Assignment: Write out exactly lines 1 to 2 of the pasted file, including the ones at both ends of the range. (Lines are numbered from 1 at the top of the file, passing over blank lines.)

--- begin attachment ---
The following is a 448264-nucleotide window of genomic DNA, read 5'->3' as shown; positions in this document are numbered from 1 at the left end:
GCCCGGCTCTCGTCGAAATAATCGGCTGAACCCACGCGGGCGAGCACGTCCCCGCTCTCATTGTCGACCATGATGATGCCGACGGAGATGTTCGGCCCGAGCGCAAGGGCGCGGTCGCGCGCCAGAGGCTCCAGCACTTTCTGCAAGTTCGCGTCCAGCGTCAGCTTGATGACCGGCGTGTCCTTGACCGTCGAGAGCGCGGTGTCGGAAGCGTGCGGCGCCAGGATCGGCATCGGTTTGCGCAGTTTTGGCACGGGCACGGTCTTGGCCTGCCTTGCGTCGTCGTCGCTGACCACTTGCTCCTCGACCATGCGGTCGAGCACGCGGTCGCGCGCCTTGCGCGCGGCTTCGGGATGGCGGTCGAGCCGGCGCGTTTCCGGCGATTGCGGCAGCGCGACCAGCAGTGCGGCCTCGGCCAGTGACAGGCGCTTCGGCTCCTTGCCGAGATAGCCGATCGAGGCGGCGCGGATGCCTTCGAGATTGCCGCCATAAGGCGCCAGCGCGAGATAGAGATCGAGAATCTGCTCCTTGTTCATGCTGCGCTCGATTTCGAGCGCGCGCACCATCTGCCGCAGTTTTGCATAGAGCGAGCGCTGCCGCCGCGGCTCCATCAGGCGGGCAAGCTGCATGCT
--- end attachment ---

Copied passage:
The following is a 448264-nucleotide window of genomic DNA, read 5'->3' as shown; positions in this document are numbered from 1 at the left end:
GCCCGGCTCTCGTCGAAATAATCGGCTGAACCCACGCGGGCGAGCACGTCCCCGCTCTCATTGTCGACCATGATGATGCCGACGGAGATGTTCGGCCCGAGCGCAAGGGCGCGGTCGCGCGCCAGAGGCTCCAGCACTTTCTGCAAGTTCGCGTCCAGCGTCAGCTTGATGACCGGCGTGTCCTTGACCGTCGAGAGCGCGGTGTCGGAAGCGTGCGGCGCCAGGATCGGCATCGGTTTGCGCAGTTTTGGCACGGGCACGGTCTTGGCCTGCCTTGCGTCGTCGTCGCTGACCACTTGCTCCTCGACCATGCGGTCGAGCACGCGGTCGCGCGCCTTGCGCGCGGCTTCGGGATGGCGGTCGAGCCGGCGCGTTTCCGGCGATTGCGGCAGCGCGACCAGCAGTGCGGCCTCGGCCAGTGACAGGCGCTTCGGCTCCTTGCCGAGATAGCCGATCGAGGCGGCGCGGATGCCTTCGAGATTGCCGCCATAAGGCGCCAGCGCGAGATAGAGATCGAGAATCTGCTCCTTGTTCATGCTGCGCTCGATTTCGAGCGCGCGCACCATCTGCCGCAGTTTTGCATAGAGCGAGCGCTGCCGCCGCGGCTCCATCAGGCGGGCAAGCTGCATGCT